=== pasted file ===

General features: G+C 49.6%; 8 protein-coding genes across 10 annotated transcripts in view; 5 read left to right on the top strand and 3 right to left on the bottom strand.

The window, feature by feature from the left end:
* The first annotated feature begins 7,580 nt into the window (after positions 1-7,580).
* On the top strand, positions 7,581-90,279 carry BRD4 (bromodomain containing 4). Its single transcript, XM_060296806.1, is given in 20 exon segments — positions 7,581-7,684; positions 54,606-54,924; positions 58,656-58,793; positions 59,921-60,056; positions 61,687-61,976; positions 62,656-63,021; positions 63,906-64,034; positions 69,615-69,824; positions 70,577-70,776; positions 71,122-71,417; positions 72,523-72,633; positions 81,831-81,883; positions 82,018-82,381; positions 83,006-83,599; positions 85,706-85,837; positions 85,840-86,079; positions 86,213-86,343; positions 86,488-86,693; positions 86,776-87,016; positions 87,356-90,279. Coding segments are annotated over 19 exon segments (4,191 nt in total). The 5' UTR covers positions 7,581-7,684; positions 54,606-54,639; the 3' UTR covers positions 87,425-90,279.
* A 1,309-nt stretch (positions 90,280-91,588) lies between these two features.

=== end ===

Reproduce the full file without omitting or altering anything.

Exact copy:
General features: G+C 49.6%; 8 protein-coding genes across 10 annotated transcripts in view; 5 read left to right on the top strand and 3 right to left on the bottom strand.

The window, feature by feature from the left end:
* The first annotated feature begins 7,580 nt into the window (after positions 1-7,580).
* On the top strand, positions 7,581-90,279 carry BRD4 (bromodomain containing 4). Its single transcript, XM_060296806.1, is given in 20 exon segments — positions 7,581-7,684; positions 54,606-54,924; positions 58,656-58,793; positions 59,921-60,056; positions 61,687-61,976; positions 62,656-63,021; positions 63,906-64,034; positions 69,615-69,824; positions 70,577-70,776; positions 71,122-71,417; positions 72,523-72,633; positions 81,831-81,883; positions 82,018-82,381; positions 83,006-83,599; positions 85,706-85,837; positions 85,840-86,079; positions 86,213-86,343; positions 86,488-86,693; positions 86,776-87,016; positions 87,356-90,279. Coding segments are annotated over 19 exon segments (4,191 nt in total). The 5' UTR covers positions 7,581-7,684; positions 54,606-54,639; the 3' UTR covers positions 87,425-90,279.
* A 1,309-nt stretch (positions 90,280-91,588) lies between these two features.